Yesterday for the first time I worked with the LinkedIn Developer API en the OAuth protocol. I needed to retrieve a group discussion to display as a Twitter-like widget on a site. Unlike twitter there is no simple feed that you can use, LinkedIn requires an authenticated user for accessing their data.
The good news is, I got it working:
Sites that helped me with the endeavor:
Got tired of Windows paint? And you don’t want to pay the full license fee for Adobe Photoshop? Than try these 5 online tools:
Easy does it!
Just found a great ASP.NET module for resizing, crop, rotate and watermarking images. You can find it on imageresizing.net.
What’s so great about it is it’s simplicity, after installing, you can resizing images by url:
It’s support a lot of image formats and can also re-encode images. For performance it uses disk cache to store the generated images.
Please check it out on imageresizing.net.
Today I need to write some CMS documentation for an SDL Tridion implementation. As I am a programmer, I should be lazy and use the easiest method to get things done. Tridion uses Xml Schema’s to describe the content data and I need to describe the field names. The XML is like this:
<tcm:Label ElementName="main_title" Metadata="false">Title</tcm:Label>
<tcm:Label ElementName="start_intro_title" Metadata="false">Start intro title</tcm:Label>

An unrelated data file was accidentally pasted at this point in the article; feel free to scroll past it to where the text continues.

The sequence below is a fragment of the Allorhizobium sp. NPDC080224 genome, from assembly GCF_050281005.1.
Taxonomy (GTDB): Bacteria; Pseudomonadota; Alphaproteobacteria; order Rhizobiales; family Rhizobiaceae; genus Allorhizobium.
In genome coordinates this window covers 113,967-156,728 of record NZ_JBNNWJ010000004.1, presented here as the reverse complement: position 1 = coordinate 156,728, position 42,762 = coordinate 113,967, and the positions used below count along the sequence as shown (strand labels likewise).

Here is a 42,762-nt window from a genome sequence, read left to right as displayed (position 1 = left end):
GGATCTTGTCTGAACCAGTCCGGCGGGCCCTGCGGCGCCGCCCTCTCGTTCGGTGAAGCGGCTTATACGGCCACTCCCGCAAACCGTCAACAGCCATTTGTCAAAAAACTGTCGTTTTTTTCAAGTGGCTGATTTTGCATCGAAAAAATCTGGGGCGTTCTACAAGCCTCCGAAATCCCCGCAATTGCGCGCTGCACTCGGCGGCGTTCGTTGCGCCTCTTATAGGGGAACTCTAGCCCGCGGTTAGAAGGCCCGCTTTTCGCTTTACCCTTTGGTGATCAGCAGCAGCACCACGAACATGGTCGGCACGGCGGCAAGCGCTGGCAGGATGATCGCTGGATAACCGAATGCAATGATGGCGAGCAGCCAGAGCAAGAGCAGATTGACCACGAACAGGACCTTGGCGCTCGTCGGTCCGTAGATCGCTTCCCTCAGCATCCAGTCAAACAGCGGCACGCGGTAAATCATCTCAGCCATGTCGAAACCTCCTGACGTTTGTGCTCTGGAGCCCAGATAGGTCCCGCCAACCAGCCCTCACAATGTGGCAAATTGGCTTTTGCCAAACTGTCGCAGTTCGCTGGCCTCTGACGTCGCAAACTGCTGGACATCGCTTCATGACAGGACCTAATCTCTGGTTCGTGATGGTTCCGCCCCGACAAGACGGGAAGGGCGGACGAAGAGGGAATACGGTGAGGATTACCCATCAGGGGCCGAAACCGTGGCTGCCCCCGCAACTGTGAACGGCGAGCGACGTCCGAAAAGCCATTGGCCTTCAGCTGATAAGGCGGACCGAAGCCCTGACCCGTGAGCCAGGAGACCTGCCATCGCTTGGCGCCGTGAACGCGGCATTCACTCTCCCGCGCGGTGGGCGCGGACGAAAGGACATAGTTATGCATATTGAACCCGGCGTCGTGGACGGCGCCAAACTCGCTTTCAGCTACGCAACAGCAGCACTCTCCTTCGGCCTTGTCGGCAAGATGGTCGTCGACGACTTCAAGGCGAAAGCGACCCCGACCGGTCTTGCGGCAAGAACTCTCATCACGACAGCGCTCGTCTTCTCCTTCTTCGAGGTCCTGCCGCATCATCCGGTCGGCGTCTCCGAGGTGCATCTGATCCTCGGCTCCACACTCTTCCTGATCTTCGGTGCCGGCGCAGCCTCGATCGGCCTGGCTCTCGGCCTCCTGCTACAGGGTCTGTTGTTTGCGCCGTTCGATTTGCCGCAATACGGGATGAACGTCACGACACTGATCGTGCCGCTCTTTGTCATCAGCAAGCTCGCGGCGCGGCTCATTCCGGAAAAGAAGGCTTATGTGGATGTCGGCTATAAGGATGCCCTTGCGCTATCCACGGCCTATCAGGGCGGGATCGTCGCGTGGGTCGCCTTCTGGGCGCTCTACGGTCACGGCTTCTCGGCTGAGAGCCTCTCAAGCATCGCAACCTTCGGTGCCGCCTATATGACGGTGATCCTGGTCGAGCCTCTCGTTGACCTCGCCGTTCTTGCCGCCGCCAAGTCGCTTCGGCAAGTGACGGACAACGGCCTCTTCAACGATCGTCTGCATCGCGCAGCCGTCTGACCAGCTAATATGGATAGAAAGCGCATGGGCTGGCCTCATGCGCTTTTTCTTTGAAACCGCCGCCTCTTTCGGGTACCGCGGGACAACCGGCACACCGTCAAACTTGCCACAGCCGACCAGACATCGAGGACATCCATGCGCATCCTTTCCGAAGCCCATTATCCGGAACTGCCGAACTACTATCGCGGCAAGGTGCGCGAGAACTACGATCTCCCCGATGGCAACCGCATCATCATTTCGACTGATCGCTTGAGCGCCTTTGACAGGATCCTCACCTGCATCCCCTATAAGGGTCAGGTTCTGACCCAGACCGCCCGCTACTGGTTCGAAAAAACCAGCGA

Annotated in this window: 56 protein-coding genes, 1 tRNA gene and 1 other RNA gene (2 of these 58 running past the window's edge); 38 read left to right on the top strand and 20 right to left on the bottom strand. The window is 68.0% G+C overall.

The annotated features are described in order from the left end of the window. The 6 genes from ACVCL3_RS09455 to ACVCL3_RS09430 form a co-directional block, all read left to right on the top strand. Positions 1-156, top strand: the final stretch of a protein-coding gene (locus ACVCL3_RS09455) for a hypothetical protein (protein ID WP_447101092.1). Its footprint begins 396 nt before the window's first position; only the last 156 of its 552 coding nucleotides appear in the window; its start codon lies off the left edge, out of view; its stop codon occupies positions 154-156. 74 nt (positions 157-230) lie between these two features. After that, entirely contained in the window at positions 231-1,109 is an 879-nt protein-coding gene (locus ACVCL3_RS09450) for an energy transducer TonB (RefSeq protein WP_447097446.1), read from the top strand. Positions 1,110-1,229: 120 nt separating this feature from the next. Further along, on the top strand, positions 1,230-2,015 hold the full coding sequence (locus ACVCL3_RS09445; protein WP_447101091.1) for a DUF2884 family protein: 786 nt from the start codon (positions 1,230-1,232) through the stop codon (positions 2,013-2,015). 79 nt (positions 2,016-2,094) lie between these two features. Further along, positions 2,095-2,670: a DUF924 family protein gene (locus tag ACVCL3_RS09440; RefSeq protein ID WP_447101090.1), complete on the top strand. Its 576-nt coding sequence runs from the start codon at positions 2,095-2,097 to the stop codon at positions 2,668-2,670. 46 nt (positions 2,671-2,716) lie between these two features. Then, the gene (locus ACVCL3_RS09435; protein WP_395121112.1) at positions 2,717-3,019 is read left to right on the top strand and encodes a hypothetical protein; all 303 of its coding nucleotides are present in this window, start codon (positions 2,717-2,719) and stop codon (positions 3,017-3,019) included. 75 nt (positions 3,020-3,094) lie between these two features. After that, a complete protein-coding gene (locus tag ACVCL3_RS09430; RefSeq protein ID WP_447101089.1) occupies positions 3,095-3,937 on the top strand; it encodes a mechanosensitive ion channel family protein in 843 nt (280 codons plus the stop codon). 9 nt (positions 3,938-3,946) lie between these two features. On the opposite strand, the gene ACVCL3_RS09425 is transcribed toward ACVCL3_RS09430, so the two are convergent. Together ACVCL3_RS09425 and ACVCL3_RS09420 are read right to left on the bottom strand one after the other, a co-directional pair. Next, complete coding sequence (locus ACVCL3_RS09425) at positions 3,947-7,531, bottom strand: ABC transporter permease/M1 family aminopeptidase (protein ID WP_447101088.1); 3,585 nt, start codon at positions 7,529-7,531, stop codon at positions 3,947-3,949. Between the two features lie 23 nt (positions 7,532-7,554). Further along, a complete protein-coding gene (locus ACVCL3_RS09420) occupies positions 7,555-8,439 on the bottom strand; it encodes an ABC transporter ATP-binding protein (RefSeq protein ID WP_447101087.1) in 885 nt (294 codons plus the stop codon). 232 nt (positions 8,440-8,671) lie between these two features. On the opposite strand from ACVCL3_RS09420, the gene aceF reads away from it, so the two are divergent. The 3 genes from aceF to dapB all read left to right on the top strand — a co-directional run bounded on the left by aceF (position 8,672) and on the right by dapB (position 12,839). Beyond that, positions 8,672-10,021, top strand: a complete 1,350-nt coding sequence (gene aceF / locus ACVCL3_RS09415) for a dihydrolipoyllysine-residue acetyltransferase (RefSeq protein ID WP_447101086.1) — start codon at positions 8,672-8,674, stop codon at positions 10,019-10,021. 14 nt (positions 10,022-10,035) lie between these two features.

<tcm:Label ElementName="start_intro_paragraph" Metadata="false">Start intro paragraph</tcm:Label>
The schema has much more elements then the example above (42 fields / lines), but it’s to illustrate that it contains a field name (marked in bold). I would like to filter out other data, so that this remains:
Start intro title
Start intro paragraph
I could do this by hand, but better is the search and replace with regular expression power! My favorite open source text editor is Notepad++, but I think it will be more or less the same with other editors.
Open the replace dialog (CTRL-H), important to check Wrap Around and Regular Expression checkboxes. Enter in the Find what: .*>(.*)<.* , and replace this with \1. This regular expression captures every line and creates a group between the ‘>’ and the ‘<’ character. This first grouping is used as the replace value \1.
This is just one simple example, you can find more here at Mark’s speechblog.
Hope this helps,